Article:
From Shark Tank to Startup Weekends, entrepreneurship is a growing craze in the nation. More than 25 million Americans are starting or running new businesses. The University of Missouri is the latest to encourage innovation on campus. KBIA’s Betsy Smith has more on MU’s new Entrepreneur Quest Pitch Competition.
Over 100 MU students and faculty members gathered in Monsanto Auditorium Monday morning at the first Entrepreneur Quest Pitch competition.
Fifteen student teams ranging from freshmen to doctoral candidates pitched solutions for sports, agriculture, business and more. But only ten of these teams are continuing forward in the spring competition.
One pitch really seemed to resonate with the audience on Monday morning. It’s an app called SL.App. Chase Scanlan, one of the SL.App team members, said its purpose is to make sub-leasing less of a headache.
“My girlfriend had an internship during the spring semester last year that she found out about in November,” Scanlan said. “So she had two months to get rid of her apartment here, find an apartment out of state to go take this internship. And she had a very nightmarish time trying to get a subleaser.”
Scanlan helped create the app idea with his twin brother, Ross, and other team members James Yoon, Jake Eovaldi and John Wiehe.
The Sl.App team won first place in a recent Startup Weekend contest in Columbia, but the EQ Pitch competition was their first time working with MU on their endeavors.
Greg Bier, the director of the Entrepreneur Quest program, said EQ’s goal is to encourage more college students, like the SL.App team, to innovate.
“We've got a lot of students with really interesting ideas. Our challenge as a university is to get students to pursue those ideas,” Bier said. “That's what Entrepreneur Quest is trying to do is trying to provide those students that have an idea with the venue and some seed money to actually pursue those.”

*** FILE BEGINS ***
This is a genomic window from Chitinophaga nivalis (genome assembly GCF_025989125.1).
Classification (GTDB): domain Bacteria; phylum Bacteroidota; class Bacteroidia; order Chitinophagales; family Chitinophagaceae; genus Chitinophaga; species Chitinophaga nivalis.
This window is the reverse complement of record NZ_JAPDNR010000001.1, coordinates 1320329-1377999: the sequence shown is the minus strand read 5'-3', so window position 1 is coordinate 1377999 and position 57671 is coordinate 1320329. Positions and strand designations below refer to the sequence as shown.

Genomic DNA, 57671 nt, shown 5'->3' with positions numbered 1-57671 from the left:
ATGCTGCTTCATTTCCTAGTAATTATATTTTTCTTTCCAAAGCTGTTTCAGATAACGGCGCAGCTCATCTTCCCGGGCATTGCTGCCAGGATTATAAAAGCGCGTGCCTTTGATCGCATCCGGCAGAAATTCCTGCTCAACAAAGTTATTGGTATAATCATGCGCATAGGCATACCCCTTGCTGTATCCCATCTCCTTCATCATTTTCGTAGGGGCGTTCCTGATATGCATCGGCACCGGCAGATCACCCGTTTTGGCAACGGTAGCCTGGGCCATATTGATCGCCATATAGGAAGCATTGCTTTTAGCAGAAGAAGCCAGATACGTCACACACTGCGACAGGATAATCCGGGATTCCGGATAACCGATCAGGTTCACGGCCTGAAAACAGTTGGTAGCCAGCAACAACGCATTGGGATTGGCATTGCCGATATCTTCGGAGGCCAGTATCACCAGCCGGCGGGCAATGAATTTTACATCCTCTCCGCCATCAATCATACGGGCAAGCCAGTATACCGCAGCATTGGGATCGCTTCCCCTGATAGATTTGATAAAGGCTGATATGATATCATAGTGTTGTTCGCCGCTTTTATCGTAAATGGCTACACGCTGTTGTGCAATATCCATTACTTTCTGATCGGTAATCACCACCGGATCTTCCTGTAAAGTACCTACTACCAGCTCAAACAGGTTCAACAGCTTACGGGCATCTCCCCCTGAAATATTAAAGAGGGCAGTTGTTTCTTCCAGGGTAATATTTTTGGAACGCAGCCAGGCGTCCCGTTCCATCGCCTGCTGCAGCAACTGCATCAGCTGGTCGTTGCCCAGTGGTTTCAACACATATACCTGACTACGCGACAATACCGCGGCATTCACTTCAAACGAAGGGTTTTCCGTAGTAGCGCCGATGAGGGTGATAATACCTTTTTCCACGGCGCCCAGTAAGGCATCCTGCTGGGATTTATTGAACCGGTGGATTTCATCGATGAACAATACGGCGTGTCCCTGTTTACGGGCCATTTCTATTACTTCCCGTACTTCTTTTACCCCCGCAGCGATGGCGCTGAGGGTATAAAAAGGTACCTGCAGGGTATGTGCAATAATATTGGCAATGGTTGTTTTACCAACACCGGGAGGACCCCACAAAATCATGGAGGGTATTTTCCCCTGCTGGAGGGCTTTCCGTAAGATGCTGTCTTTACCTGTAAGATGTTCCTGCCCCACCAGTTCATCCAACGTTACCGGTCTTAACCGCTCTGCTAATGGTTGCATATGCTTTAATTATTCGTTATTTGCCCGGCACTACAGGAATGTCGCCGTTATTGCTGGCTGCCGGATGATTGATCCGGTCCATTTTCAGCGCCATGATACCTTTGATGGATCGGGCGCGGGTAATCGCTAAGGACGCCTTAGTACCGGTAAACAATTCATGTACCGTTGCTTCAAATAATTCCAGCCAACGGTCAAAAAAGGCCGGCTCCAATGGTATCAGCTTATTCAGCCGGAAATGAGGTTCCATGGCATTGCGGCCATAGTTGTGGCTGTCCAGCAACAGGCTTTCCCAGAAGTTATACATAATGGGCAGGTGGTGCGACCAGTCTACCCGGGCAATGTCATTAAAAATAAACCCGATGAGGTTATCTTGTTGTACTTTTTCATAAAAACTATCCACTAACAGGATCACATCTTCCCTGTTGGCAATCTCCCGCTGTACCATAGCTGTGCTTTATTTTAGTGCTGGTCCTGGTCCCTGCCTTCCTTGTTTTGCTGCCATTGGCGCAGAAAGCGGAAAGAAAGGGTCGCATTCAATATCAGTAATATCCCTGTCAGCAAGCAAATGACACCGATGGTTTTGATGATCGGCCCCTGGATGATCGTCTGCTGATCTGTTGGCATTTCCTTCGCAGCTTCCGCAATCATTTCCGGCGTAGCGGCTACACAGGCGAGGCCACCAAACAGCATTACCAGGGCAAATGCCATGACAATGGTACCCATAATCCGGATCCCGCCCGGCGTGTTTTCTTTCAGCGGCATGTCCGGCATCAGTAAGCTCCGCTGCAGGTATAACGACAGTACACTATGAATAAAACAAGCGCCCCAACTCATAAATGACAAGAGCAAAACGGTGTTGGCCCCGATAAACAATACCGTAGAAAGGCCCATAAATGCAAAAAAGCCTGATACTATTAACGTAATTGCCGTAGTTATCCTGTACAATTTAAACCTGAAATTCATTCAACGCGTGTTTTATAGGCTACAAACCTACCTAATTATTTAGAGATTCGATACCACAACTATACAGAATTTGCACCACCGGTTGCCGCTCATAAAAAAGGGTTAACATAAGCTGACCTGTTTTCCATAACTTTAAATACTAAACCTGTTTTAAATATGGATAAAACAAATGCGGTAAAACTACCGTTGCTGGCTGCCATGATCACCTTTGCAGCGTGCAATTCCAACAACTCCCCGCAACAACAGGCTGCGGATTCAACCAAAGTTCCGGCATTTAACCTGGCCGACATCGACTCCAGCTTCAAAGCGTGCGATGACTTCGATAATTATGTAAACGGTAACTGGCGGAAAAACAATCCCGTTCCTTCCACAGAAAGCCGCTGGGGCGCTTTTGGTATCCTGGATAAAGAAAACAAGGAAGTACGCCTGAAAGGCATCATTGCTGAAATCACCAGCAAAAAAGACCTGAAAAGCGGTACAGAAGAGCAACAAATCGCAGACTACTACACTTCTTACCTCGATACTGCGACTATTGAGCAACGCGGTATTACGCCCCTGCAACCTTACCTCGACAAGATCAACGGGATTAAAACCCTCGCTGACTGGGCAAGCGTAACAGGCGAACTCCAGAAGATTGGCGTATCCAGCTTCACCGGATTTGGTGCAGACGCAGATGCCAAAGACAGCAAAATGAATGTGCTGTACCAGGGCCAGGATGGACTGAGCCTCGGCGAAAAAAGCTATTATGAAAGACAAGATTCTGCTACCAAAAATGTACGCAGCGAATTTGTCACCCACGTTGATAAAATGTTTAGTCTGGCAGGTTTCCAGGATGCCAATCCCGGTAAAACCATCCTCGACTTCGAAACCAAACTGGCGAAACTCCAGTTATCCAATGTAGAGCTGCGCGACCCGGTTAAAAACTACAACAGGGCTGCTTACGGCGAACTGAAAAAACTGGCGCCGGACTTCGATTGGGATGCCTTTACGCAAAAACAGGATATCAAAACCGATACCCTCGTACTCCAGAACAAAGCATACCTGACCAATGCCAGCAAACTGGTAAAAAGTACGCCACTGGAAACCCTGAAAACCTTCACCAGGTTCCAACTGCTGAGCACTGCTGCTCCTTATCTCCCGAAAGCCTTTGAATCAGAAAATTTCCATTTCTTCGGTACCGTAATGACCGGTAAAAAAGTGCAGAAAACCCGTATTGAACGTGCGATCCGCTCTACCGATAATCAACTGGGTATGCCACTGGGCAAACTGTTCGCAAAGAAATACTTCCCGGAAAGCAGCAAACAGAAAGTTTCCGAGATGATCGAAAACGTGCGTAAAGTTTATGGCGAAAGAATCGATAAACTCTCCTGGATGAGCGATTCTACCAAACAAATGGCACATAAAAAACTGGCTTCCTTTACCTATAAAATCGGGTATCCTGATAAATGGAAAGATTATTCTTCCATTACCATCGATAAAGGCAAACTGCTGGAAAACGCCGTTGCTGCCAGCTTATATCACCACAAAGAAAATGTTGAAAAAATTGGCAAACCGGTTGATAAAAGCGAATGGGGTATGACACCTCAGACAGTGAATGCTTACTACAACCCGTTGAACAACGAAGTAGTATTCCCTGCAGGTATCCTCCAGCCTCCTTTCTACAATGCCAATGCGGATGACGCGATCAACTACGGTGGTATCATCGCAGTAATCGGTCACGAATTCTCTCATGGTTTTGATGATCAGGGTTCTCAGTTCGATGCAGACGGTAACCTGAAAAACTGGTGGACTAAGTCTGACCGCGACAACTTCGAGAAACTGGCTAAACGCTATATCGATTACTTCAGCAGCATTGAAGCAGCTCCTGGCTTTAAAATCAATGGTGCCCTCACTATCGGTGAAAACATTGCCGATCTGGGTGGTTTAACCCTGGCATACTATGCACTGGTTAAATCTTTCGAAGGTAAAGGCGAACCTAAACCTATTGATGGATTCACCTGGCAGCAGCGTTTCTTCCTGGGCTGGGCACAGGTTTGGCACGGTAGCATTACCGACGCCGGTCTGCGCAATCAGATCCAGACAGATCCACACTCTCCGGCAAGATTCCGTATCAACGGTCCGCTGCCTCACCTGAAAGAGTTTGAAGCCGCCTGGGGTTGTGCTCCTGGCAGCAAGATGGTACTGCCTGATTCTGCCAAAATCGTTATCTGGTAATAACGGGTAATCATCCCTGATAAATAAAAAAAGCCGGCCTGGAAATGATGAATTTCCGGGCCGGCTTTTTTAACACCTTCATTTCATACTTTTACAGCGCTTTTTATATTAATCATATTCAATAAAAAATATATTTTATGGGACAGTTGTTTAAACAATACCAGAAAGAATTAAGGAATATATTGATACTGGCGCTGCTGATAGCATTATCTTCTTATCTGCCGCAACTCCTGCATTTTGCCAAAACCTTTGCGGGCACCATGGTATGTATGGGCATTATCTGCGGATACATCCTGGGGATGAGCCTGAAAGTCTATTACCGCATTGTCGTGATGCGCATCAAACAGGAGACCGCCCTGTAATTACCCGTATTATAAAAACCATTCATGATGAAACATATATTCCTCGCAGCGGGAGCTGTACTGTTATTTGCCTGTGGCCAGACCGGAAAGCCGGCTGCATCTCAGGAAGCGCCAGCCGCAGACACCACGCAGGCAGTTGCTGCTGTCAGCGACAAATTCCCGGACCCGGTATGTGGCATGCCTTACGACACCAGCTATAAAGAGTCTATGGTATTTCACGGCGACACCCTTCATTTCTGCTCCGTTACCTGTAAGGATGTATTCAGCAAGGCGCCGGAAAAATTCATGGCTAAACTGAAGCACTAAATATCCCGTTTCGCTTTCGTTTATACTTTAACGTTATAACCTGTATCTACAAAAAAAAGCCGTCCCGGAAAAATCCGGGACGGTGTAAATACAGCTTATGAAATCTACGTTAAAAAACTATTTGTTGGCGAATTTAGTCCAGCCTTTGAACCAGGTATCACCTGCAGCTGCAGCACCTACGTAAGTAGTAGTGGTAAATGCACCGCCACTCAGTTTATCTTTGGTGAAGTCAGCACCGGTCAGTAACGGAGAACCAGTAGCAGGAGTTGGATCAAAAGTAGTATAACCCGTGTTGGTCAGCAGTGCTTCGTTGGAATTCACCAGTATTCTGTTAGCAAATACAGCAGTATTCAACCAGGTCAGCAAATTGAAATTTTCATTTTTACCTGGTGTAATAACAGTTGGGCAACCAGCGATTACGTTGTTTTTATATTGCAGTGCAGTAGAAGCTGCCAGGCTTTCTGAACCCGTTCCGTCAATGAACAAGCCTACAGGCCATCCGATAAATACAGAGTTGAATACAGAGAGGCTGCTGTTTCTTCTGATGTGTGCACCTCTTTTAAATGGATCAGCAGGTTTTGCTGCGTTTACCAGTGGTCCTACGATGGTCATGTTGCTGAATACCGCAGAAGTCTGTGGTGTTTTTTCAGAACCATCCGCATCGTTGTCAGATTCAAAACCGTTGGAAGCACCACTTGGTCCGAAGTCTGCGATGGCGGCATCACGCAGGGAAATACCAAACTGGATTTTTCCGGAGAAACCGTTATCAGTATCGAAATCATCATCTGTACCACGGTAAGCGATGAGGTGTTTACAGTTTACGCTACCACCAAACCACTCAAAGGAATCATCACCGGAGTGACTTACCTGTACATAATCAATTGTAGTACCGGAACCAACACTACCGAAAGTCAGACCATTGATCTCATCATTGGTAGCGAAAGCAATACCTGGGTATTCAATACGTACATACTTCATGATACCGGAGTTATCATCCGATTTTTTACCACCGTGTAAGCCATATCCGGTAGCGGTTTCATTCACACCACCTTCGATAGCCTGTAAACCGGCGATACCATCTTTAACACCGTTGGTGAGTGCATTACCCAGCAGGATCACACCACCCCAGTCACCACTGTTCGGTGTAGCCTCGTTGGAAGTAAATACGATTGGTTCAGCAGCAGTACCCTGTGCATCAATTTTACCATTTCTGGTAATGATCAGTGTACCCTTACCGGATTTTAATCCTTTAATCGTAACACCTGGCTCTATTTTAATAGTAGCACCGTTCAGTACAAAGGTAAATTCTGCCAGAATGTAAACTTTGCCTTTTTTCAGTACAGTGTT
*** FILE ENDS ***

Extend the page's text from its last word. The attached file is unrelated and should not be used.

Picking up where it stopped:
Bier said MU is also moving forward with its own quest to expand entrepreneurship on campus.
“We're working to create some type of entrepreneurship nexus on campus, one place that all of the students would know if they've got any interest in entrepreneurship,” he said.
After the final pitch was presented, the audience voted on the crowd favorite. The next morning, the SL.App team learned that they won the title of Crowd Favorite, and with it, a $500 prize.
But they aren’t celebrating just yet. Ross Scanlan said there’s tough competition.
“There are a lot of other good pitches and other company ideas in the top 10,” Ross Scanlan said.
The ten finalist teams include:
gamerURL: Andrew Northern
Calving Technologies: Libby Martin
Infoproduct.com: Clay Cary
Furrel: Tyler Ingram
Identifying.me: Drew Patel
Lawcate: Brian Huch
Pick-me-up pad: Mike Lin
ProActive Escape: Nick DeLoach
SL.App: Chase Scanlan
Stove to Store: Jack Schroder
Sweet Tea Cosmetics: Teanna Bass
The ten finalists will take an eight-week course in the spring to refine their ideas. Then, they have another pitch competition—this time with a prize of $15,000 for the first place winner and $10,000 and $5,000 or the second and third place winners.
“We’re obviously going to shoot for first so we can win the most money,” Ross Scanlan said. “But I want to at least get top three. So we can move on.”
Moving on means moving up to yet another competition, but this one would be with the winning teams from other schools in the UM System for even more prize money.
Until then, the SL.App team is focusing on ways to improve their idea—and hopefully win $30,000.